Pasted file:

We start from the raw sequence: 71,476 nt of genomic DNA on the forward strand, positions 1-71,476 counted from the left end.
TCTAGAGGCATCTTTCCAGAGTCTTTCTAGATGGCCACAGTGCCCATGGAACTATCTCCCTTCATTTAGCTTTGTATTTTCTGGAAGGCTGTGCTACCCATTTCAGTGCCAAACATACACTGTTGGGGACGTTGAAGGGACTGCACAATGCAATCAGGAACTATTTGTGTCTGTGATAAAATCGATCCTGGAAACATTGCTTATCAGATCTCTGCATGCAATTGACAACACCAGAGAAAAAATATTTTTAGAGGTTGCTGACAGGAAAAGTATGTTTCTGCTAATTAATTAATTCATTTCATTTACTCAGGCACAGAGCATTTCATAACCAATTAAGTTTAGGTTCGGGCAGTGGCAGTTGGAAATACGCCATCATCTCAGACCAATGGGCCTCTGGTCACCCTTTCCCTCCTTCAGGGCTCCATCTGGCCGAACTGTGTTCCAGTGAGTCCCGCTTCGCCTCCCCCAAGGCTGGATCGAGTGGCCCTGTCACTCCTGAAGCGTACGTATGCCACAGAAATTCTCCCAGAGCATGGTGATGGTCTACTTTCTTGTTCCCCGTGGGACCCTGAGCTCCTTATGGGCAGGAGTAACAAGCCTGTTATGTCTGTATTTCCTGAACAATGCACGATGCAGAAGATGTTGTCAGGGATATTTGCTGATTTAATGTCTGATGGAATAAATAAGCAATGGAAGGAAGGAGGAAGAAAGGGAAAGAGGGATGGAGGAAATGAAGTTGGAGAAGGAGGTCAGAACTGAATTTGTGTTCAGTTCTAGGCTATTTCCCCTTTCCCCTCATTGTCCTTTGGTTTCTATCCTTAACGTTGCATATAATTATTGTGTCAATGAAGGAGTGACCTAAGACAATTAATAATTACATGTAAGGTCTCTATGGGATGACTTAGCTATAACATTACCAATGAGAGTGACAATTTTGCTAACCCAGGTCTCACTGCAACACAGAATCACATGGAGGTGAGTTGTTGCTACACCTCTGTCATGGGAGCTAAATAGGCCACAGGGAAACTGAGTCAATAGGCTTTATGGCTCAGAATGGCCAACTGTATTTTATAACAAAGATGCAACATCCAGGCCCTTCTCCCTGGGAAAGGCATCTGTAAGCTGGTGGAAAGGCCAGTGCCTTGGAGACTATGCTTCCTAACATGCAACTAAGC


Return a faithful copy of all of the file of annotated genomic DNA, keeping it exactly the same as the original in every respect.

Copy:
We start from the raw sequence: 71,476 nt of genomic DNA on the forward strand, positions 1-71,476 counted from the left end.
TCTAGAGGCATCTTTCCAGAGTCTTTCTAGATGGCCACAGTGCCCATGGAACTATCTCCCTTCATTTAGCTTTGTATTTTCTGGAAGGCTGTGCTACCCATTTCAGTGCCAAACATACACTGTTGGGGACGTTGAAGGGACTGCACAATGCAATCAGGAACTATTTGTGTCTGTGATAAAATCGATCCTGGAAACATTGCTTATCAGATCTCTGCATGCAATTGACAACACCAGAGAAAAAATATTTTTAGAGGTTGCTGACAGGAAAAGTATGTTTCTGCTAATTAATTAATTCATTTCATTTACTCAGGCACAGAGCATTTCATAACCAATTAAGTTTAGGTTCGGGCAGTGGCAGTTGGAAATACGCCATCATCTCAGACCAATGGGCCTCTGGTCACCCTTTCCCTCCTTCAGGGCTCCATCTGGCCGAACTGTGTTCCAGTGAGTCCCGCTTCGCCTCCCCCAAGGCTGGATCGAGTGGCCCTGTCACTCCTGAAGCGTACGTATGCCACAGAAATTCTCCCAGAGCATGGTGATGGTCTACTTTCTTGTTCCCCGTGGGACCCTGAGCTCCTTATGGGCAGGAGTAACAAGCCTGTTATGTCTGTATTTCCTGAACAATGCACGATGCAGAAGATGTTGTCAGGGATATTTGCTGATTTAATGTCTGATGGAATAAATAAGCAATGGAAGGAAGGAGGAAGAAAGGGAAAGAGGGATGGAGGAAATGAAGTTGGAGAAGGAGGTCAGAACTGAATTTGTGTTCAGTTCTAGGCTATTTCCCCTTTCCCCTCATTGTCCTTTGGTTTCTATCCTTAACGTTGCATATAATTATTGTGTCAATGAAGGAGTGACCTAAGACAATTAATAATTACATGTAAGGTCTCTATGGGATGACTTAGCTATAACATTACCAATGAGAGTGACAATTTTGCTAACCCAGGTCTCACTGCAACACAGAATCACATGGAGGTGAGTTGTTGCTACACCTCTGTCATGGGAGCTAAATAGGCCACAGGGAAACTGAGTCAATAGGCTTTATGGCTCAGAATGGCCAACTGTATTTTATAACAAAGATGCAACATCCAGGCCCTTCTCCCTGGGAAAGGCATCTGTAAGCTGGTGGAAAGGCCAGTGCCTTGGAGACTATGCTTCCTAACATGCAACTAAGC